Over the years, Laura and Cindy have taken action to speak out in favor of equality and the freedom to marry in their home community. In May of 2011, they got involved with the Campaign for Southern Equality by requesting a marriage license in their local court house in Buncombe County. They were denied, and so they participated in a sit-in and were subsequently arrested. Months later, they received "not guilty" verdicts from a judge. "Participating in the Campaign for Southern Equality action flew in the face of everything I've been taught, and I had some anxiety about it," Laura said. "But it also felt like a necessary part of what we need to do - not just for ourselves but for people younger than us who are watching." 

Laura and Cindy felt the peaceful protest was a necessary part of standing up for what they believe in. "People are tired of being yelled at," Laura said. "There are opportunities for people to make rational, well-informed decisions if everyone can turn the volume down and take a minute to share people's stories. I think if we do that, we can effect real change." (Photo by Bill Sanders)

The next year, in May 2012, anti-gay forces in North Carolina pushed through the passage of Amendment One, a constitutional amendment that blocked the freedom to marry and any other form of legal family status for same-sex couples. "It felt like a personal slap, and I felt so angry," Laura said. "It was sad - it was such a push back for gay people's increasing visibility in the South."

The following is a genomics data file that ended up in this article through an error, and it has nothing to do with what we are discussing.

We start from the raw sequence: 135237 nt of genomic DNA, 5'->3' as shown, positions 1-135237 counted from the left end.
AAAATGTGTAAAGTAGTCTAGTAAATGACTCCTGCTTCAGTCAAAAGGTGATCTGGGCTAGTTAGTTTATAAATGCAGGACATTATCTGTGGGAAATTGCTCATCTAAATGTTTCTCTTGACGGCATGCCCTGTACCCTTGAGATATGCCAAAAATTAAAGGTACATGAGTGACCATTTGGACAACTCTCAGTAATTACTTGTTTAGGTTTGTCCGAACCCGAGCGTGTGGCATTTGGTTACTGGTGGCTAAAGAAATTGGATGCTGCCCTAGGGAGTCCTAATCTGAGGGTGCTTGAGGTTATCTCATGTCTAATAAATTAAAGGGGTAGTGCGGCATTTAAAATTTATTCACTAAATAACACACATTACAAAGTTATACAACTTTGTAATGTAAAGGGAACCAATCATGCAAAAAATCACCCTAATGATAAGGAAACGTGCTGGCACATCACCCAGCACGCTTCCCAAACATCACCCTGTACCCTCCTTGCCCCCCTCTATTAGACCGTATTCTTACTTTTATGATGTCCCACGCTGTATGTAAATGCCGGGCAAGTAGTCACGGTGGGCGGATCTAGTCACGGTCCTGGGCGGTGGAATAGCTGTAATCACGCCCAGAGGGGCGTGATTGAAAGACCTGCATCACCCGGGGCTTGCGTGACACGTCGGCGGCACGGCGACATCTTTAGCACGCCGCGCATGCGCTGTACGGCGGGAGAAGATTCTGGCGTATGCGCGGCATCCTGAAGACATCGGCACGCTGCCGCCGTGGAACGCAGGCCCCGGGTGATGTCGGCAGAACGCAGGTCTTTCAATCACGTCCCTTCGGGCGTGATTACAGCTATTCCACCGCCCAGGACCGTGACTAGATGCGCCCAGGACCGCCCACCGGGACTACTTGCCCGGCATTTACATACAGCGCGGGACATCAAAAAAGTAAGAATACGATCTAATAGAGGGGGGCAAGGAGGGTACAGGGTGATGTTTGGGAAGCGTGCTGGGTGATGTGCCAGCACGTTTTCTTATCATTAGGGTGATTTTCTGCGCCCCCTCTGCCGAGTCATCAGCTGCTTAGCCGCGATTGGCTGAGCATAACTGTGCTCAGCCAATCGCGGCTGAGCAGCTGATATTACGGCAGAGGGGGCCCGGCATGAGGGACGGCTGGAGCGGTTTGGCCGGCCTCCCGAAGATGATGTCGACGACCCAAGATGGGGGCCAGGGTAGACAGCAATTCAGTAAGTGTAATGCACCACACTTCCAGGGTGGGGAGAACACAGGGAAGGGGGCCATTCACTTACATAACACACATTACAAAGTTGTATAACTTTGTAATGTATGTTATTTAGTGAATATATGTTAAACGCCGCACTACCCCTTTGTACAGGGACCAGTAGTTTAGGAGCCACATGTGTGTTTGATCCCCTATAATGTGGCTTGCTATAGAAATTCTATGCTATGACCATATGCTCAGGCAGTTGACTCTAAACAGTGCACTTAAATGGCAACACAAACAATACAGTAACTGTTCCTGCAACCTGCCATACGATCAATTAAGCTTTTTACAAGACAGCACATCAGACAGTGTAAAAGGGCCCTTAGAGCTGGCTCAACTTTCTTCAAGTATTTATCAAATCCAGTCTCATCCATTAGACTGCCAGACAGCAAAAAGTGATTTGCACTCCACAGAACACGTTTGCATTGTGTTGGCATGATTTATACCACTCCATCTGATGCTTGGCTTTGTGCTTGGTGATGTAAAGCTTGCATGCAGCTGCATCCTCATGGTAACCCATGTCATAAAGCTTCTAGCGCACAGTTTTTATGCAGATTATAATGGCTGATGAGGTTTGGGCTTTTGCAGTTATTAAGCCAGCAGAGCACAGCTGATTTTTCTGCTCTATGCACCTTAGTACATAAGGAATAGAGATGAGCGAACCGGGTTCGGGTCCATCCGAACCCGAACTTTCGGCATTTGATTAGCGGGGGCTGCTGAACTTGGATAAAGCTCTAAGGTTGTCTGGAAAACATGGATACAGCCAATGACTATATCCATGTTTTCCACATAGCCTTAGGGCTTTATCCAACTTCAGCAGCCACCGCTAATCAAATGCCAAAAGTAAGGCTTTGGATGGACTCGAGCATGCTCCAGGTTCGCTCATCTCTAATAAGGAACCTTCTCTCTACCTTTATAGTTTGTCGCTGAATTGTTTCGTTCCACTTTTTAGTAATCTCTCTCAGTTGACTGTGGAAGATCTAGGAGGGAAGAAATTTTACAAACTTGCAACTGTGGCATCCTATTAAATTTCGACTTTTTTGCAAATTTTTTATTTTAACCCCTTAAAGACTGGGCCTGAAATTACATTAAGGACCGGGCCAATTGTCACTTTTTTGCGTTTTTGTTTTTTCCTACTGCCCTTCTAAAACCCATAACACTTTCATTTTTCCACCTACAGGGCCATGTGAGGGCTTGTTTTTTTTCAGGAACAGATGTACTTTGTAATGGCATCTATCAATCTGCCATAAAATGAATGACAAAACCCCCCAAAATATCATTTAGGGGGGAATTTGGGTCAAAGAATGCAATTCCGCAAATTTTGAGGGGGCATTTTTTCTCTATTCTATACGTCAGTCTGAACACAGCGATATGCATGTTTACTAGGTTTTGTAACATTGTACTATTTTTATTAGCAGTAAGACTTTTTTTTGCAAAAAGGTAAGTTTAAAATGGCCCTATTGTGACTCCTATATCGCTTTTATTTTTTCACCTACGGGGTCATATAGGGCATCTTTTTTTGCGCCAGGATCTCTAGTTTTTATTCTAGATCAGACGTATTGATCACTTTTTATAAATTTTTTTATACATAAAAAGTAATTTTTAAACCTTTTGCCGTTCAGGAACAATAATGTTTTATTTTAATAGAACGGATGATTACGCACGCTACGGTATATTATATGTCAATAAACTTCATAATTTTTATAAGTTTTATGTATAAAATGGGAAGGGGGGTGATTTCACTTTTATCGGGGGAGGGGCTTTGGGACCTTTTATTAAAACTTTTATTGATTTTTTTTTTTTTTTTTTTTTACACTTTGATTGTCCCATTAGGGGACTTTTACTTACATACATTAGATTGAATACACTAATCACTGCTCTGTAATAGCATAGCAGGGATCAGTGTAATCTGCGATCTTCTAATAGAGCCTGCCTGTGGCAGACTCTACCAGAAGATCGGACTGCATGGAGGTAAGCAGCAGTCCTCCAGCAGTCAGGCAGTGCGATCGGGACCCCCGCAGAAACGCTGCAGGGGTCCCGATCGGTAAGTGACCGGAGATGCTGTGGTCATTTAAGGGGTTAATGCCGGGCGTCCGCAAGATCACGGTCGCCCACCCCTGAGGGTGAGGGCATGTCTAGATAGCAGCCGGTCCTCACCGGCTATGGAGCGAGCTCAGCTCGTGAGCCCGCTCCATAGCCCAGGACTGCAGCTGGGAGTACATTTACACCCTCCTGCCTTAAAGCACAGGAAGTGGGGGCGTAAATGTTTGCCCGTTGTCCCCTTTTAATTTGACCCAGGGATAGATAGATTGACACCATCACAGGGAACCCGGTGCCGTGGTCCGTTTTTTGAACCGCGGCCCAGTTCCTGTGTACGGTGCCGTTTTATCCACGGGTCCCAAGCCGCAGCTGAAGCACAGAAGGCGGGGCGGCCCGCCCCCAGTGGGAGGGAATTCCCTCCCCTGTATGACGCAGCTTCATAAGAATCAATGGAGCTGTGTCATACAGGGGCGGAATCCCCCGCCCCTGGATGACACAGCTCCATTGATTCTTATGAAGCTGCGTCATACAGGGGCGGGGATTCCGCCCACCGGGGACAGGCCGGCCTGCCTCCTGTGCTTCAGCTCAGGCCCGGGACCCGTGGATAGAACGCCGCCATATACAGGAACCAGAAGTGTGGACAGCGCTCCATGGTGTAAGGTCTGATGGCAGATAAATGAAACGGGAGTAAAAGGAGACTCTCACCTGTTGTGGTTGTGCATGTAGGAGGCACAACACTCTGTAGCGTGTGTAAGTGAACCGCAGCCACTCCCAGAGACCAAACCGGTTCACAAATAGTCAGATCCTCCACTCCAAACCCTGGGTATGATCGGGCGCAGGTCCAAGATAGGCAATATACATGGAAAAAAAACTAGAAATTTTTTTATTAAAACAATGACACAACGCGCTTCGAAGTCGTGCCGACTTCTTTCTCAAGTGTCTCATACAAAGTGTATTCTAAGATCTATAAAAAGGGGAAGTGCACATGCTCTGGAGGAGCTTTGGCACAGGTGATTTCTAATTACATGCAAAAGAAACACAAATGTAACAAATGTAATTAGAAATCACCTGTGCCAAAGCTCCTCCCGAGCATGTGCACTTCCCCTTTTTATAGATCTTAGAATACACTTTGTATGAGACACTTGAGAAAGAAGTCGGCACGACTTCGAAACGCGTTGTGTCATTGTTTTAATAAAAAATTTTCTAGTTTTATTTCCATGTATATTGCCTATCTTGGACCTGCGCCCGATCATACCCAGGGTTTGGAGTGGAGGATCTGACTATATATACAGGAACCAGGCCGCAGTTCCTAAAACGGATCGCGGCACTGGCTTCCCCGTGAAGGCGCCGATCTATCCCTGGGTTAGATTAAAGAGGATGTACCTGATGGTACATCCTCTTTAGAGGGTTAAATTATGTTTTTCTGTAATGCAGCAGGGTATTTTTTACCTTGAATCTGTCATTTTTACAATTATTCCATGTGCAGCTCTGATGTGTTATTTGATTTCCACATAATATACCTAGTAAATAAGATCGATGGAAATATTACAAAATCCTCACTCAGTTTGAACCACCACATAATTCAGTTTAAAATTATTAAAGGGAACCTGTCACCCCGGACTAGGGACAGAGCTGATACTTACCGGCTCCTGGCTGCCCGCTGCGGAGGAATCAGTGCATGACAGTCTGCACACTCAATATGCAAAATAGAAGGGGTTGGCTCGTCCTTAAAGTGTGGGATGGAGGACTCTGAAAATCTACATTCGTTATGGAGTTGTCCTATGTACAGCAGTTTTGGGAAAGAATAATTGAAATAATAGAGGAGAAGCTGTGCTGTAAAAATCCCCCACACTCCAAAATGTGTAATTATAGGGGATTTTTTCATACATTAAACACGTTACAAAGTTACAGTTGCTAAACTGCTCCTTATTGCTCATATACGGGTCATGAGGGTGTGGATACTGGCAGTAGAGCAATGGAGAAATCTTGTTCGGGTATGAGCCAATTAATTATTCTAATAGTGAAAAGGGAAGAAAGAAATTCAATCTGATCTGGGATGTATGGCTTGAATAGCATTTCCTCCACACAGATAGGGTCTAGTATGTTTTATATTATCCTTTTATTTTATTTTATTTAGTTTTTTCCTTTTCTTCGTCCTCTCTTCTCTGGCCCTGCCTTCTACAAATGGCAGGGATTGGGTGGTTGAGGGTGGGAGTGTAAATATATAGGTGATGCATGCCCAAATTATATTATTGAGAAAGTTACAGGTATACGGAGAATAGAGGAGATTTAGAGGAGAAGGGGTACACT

Despite the hardship that Amendment 1 imposes on them, Laura and Cindy know that the past eight months have seen momentous growth in national support for the freedom to marry. "This is a really exciting time to be alive," Laura said. "Gay people are being brought into this conversation more than ever, and there are already cracks in the armor of DOMA. This political football needs to be tossed out with tomorrow's garbage."

Laura said that people often ask why she and Cindy continue living in North Carolina, even after the struggles they've faced with their daughter and even though their marriage is not respected. "Leaving here does nothing to solve the problem," she explains to people. "I don't want to leave here. I have a job here. I have a community here. You want me to pack up and move my entire family? My farming operation that I built from the ground up? Why should I do that? Why should I disappear just so that I don't upset this equilibrium - this thing that needs to be upset?"

"All voices need to be heard, and that's not going to happen if people like me leave," Laura said. And so, she and Cindy and Mavis stay in their home in North Carolina. They continue speaking out against the state's anti-gay laws and against federal marriage discrimination. And they await movement from the Supreme Court on two cases that stand to move marriage forward across the country. As they wait and hope that the Supreme Court stands on the Right Side of History, they envision a day in the future when they can stand as a married couple in their home state, with the full respect of their community and country. "Who knows," Laura said. "Maybe one of these days, we'll just be one of those old married lady couples with a museum about how old farms used to be."